“I know that too.  I was damaging them”.

This had in turn started a rather slow but gradual discussion amongst their group of eight people.

“I needed someone to stop me, stop me hurting her so much” said the man in the red t-shirt to her left.

“I’m pointless, my wife deserved better” the middle-aged man in the corner.

And one by one they all revealed their weak spots.  The people who meant most to them, the people they had betrayed.  And they had betrayed them, these dependents, carers, lovers, they had all been betrayed by the illness that had consumed their families.

It was the first time in a long time that Jess felt she might just be with people who understood how her hurt mind worked.  Maybe in this white room in a facility in Sussex she would find her redemption.  Maybe she could find a way back to her life and her children.

Her recovery was painful at times.  Frustrated she would scream and shout at her therapist.  The anger she was so familiar with would rise up and explode out of her mouth in torrents of abuse.  She would experience the high this provided, she would writhe in the fix of self expression, until, as always she would collapse in a heap of shame and guilt.  But it was different here.  The guilt didn’t have the same sharp claws, she could shrug it off more easily.  She could consign it to a part of her mind and file under ‘recovery’.  The therapists were kind, they understood this was a process, they encouraged it.  She would recall that she felt a genuine freedom at The Lavender House, freedom to shout, scream, cry, wail and collapse.  There was no shame here, no guilt.  Only understanding and talking, if she wanted it.

Of course there were drugs too.  She was medicated at night time, when her demons would rise up from the depths of her soul and try to reclaim her.  They were bound up in a fog of Temazepam at night.  But during the day her anger was encouraged, it was fortunate, they said, that she could feel anger.  It was a good sign.  It meant the tunnels in her brain were rebuilding or realigning or something.  But it was definitely good.  She could believe this when she looked at the poor souls sat hour after hour gently rocking in their favourite chairs.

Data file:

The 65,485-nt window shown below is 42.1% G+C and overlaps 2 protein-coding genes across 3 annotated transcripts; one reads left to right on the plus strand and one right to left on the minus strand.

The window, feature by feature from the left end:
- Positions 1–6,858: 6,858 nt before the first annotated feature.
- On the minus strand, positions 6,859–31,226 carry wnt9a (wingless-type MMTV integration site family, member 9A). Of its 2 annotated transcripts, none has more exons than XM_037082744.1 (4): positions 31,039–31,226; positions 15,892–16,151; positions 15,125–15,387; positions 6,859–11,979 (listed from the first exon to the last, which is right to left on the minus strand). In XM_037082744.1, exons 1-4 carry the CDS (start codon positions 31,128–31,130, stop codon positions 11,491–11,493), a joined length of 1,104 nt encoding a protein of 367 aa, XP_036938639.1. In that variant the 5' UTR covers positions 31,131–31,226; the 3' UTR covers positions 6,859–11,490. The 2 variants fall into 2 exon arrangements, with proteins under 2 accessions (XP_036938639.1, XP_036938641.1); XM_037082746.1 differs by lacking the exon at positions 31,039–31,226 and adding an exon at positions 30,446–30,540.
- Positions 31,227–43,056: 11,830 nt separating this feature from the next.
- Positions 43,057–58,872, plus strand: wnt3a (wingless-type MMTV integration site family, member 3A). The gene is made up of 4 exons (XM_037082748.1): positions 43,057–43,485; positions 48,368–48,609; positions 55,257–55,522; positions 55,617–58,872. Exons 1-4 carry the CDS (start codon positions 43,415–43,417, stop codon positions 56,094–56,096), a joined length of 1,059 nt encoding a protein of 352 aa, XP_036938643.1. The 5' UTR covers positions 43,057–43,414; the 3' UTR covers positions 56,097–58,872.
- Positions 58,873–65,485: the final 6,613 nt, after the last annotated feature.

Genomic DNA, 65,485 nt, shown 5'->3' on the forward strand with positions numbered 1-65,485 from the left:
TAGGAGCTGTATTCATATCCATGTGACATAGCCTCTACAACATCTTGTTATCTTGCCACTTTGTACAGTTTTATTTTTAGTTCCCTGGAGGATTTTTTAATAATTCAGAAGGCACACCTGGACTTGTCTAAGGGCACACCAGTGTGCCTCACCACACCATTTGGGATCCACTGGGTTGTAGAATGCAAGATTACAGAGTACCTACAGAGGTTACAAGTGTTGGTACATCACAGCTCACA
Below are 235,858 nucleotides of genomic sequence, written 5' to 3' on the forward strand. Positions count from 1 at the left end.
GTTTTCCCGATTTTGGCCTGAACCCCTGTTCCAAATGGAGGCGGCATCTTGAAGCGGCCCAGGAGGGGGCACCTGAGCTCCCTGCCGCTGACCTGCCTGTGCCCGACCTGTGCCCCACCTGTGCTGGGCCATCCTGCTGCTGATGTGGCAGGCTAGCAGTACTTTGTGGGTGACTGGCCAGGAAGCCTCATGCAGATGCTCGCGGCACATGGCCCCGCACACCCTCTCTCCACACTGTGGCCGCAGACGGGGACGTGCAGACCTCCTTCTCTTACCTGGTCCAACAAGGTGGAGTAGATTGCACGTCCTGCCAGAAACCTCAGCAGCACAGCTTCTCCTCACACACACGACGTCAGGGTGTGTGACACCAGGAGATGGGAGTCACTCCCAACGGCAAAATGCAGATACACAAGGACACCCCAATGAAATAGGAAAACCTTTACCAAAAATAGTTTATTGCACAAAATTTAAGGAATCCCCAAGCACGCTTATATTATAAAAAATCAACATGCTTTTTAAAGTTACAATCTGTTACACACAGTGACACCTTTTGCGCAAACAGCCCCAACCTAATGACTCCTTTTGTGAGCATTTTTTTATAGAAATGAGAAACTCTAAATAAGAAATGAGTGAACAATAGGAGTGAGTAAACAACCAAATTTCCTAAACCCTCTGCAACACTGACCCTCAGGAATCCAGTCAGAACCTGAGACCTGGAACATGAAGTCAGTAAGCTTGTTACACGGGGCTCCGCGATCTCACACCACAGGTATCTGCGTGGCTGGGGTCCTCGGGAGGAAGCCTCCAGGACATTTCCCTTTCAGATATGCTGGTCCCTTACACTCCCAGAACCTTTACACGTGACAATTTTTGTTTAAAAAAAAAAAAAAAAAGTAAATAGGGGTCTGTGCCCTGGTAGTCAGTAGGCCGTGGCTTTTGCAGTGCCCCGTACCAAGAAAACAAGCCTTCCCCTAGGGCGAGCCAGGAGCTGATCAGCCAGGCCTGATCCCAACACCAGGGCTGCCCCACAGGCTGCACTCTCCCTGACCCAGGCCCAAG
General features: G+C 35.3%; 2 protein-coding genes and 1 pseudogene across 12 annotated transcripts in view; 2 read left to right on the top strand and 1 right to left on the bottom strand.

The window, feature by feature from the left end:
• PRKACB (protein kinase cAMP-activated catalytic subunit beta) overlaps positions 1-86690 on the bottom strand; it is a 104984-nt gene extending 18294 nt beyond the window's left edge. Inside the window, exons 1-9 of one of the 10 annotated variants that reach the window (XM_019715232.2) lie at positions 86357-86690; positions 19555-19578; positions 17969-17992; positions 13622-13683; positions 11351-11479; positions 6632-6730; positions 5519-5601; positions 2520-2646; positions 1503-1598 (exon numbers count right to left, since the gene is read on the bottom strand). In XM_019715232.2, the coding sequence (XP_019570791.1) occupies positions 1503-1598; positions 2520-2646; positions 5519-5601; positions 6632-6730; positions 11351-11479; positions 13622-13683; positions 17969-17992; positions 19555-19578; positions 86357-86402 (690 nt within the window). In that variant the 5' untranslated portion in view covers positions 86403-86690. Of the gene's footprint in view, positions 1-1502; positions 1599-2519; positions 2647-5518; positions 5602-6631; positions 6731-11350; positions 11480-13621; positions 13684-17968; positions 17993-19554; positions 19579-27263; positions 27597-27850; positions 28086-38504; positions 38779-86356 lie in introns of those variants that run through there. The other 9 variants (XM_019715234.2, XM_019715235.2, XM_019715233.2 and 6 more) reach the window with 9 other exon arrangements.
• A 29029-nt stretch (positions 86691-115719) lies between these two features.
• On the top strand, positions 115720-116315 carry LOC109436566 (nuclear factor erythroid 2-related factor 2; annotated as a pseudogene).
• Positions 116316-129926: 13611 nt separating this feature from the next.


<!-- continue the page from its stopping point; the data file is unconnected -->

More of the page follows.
But Jess was on the mend they said.  She was making progress.  She had shut down, she had broken down but they were helping her get started again, cranking up her mind back to full health.

Today John was due to pick her up, she had seen him four times since she was committed.  She hadn’t seen the children once.  This was normal apparently.  Too much for them to understand, she missed them like she’d miss her arm.

The morning she had been brought here she hadn’t seen the children since the morning before.  She could hear them calling her as she lay in bed unable to move, but she couldn’t get to them, she didn’t see them.  She wondered what was going through their young minds.  How do a two year old and a five year old comprehend that their mother had broken, that she was unable to continue to be their mother.  Their world had it’s own logic, they understood the way the world was.  Josh perhaps more than Lucy, but there was an inate understanding in their forming minds.  Their own tunnels were being built. She had felt no sadness that morning, she had felt nothing, in truth she struggled to remember anything of that day or indeed the few days that followed her committal.  She knew she had been sectioned when she woke up on, what she was later told, was the fourth day.   She had felt the emptiness in the pit of her stomach, then the fear sinking in from all around, suffocating her.  She could hear a strangled shrieking sound enveloping her, it was her own voice of course.

She must have been sedated, calmed down.  She was quiet and sleepy, devoid of feeling.  Maybe that was better, maybe the silent life was easier for her.

But now they had deemed her repaired.  Repaired enough to go home and rest with her family.  She wondered what that meant.  She was a mother now, full time, she needed to learn how to do that.  A great big challenge that rose up and terrified her.  Until she had broken down she had had work to distract her, her reason for not being their mother full time.  But everything had changed now.  She had lost her job, she had lost her mind, she couldn’t lose her family too.

Summoning all the reserves of strength she had built up in these four weeks, she went to wait for John to collect her, to take her back to her life.  She could do this, she would do this.  She would be a mother and a wife again, she wouldn’t let them all down.